Peer Helpers lead RL Red Ribbon effort
Published 1:05 am Thursday, October 25, 2018
The Red Level High School Peer Helpers have been hard at work putting together their school’s Red Ribbon Week activities.
Ivy Griggs is one of the students who helped organize the event.
“I think drugs and alcohol are a big problem,” Griggs said. “I wanted to help reduce the problem by helping organize this event.”
Griggs also came up with all of the school’s dress-up days for Red Ribbon week this week.
Sydney Morrow worked along side Griggs in organizing Red Ribbon week.
“I think it’s important to know about the effects of alcohol and drug abuse,” Morrow said. “We hear stories about how drugs ruin lives and I wanted to help people to not make the same mistakes.”
Jasmine Walker has been closely affected by drug abuse and alcoholism, so Red Ribbon week is especially important to her.
“Being close to the problem has made me realize how much it can change somebody’s life,” Walker said. “It made me realize just how hard it is to actually get off of drugs and alcohol.”
The cheerleaders along with the Peer Helpers and faculty at Red Level helped decorate the hallways for Red Ribbon week.
“This was really a community effort,” School resource officer Michael Bishop said. “It was pretty great to see so many people come together for such a great cause.”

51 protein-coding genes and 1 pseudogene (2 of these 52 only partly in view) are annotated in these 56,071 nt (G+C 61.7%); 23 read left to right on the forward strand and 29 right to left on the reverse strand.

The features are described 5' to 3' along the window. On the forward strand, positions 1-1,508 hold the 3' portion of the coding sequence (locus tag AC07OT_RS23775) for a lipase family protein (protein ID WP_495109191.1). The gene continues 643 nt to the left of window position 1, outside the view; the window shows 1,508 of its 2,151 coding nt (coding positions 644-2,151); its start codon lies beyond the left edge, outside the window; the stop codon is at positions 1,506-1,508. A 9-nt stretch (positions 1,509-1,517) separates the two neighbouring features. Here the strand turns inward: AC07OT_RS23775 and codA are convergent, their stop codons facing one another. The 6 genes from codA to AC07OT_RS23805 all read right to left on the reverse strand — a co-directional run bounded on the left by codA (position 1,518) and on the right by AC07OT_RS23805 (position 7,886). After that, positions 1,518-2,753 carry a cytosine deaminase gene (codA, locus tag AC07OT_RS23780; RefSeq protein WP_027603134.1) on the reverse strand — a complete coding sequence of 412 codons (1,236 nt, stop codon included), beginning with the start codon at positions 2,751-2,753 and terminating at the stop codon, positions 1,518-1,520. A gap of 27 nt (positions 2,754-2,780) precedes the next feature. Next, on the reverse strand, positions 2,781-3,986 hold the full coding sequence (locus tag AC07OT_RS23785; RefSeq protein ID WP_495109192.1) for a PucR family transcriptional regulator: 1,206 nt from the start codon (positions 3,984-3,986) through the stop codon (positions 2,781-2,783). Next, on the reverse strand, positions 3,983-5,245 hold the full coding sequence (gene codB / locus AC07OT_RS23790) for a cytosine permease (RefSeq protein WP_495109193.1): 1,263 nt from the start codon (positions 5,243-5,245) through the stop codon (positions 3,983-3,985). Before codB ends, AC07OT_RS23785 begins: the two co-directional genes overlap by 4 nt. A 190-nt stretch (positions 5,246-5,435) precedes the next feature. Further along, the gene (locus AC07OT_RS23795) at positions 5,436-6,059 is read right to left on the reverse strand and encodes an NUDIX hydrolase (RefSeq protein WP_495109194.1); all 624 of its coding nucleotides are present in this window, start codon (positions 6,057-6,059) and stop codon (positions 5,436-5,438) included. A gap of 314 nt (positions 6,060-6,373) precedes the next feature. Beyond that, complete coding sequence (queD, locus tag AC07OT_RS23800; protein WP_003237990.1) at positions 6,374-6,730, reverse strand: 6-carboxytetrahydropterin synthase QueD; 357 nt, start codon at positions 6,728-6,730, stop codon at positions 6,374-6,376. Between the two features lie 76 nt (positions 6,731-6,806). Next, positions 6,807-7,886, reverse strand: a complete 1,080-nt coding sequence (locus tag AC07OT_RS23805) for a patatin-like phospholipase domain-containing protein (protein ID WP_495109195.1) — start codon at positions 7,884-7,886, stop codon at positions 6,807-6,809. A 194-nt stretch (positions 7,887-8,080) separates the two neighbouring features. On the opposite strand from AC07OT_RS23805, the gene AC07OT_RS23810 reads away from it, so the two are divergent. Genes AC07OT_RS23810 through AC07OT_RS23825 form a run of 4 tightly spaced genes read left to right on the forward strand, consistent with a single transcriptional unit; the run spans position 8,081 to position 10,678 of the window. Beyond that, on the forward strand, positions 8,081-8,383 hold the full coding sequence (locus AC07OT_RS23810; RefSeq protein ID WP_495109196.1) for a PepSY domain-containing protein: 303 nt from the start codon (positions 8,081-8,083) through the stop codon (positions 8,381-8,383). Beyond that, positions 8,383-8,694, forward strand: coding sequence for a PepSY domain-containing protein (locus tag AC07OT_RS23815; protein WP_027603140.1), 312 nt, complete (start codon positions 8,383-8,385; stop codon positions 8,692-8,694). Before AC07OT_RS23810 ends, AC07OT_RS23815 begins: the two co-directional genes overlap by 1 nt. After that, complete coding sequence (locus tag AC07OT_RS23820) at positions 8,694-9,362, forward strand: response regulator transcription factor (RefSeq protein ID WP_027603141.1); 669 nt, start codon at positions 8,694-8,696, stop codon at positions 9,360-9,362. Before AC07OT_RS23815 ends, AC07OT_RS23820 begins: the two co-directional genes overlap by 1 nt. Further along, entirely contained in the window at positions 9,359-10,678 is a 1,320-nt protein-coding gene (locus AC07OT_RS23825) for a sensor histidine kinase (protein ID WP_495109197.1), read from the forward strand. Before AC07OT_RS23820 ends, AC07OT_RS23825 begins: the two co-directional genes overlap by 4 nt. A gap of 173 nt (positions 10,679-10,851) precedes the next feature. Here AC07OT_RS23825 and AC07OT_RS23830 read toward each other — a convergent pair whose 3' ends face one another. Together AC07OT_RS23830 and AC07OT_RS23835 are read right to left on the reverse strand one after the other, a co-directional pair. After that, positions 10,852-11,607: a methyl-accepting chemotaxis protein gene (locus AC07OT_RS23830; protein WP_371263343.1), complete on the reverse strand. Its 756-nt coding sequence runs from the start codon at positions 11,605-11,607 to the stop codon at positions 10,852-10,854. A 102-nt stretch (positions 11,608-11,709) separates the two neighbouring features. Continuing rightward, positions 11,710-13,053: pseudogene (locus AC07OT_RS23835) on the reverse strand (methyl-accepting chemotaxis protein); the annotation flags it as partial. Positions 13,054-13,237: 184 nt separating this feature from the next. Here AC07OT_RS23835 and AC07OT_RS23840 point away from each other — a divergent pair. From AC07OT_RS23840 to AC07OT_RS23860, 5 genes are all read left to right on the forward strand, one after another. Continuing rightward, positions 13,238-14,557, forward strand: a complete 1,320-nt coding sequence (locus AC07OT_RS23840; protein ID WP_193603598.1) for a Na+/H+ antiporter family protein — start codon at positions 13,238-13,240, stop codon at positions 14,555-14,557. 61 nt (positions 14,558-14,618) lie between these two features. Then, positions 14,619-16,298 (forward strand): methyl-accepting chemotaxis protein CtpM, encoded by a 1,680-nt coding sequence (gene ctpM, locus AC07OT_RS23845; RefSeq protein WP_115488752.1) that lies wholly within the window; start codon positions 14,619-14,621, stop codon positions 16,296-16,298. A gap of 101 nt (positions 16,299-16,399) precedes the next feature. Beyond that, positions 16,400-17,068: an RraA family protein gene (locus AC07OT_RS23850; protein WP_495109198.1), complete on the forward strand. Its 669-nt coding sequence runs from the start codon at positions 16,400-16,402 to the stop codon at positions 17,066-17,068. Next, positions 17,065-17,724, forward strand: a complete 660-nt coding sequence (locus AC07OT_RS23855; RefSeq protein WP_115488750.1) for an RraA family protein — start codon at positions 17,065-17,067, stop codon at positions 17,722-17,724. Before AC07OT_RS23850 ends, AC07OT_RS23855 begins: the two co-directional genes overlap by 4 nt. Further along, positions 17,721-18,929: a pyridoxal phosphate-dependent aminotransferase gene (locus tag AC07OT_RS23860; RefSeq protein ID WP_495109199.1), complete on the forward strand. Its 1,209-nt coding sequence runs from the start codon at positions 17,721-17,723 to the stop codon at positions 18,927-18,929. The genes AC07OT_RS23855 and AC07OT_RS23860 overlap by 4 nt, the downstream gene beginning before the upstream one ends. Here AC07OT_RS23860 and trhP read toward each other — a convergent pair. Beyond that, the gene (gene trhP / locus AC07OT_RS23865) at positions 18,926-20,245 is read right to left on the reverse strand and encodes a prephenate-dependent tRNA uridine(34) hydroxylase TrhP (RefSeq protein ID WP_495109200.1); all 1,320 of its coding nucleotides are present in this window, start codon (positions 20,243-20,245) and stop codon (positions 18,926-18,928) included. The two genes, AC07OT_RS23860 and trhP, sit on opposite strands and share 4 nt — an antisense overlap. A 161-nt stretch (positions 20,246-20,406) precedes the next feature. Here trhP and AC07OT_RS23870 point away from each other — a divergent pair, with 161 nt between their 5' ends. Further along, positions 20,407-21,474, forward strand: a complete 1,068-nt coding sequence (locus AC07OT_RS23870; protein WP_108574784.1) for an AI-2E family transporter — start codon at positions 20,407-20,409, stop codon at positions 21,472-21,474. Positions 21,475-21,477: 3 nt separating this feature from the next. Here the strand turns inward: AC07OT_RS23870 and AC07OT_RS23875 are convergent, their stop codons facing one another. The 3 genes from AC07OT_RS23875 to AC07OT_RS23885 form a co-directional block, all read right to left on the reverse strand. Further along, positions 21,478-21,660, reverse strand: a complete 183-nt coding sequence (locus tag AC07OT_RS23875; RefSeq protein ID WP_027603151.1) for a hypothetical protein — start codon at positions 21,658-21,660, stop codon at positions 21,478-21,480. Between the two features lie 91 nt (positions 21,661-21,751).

Bishop said that the Peer Helpers work hard to educate other people in the school about drug and alcohol abuse.
“When they sign up to be a Peer Helper, they know what they are getting into,” Bishop said. “One of the requirements of being a Peer Helper is signing a contract that you will not partake in drinking or doing drugs. They knew what being a Peer Helper entailed and they get out and help other students every day.”
Bishop said that he is proud of the students’ participation in this year’s Red Ribbon Week.
“They have had dress up days all this week that had a theme,” Bishop said. “Like today they dressed up as what they wanted their future to career to be. They then could realize that being drug free is the biggest way to meet those goals.”
Red Level also has professionals coming to talk to their students about drug and alcohol abuse throughout the week.
“I worked pretty hard to get some people to come and talk to the kids,” Bishop said. “We will have a big assembly on Tuesday (Oct. 30) and everyone will wear red. For the elementary school it will be more of a pep rally, but for the high school it will be more about learning, because it is more serious in high school.”
Monday the students dressed like a frat boy so they could “pledge to be drug free.” On Tuesday they dressed as a tacky tourist because “Life’s a journey, travel drug free.” Yesterday was career day where they dressed as their desired profession. Today they are wearing crazy socks so they can “Sock it to drugs;” and Friday is spirit day when they will “team up against drugs.
Since its beginning in 1985, the Red Ribbon Week has touched the lives of millions of people around the world. In response to the murder of DEA Agent Enrique Camarena, angered parents and youth in communities across the country began wearing Red Ribbons as a symbol of their commitment to raise awareness of the killing and destruction cause by drugs in America.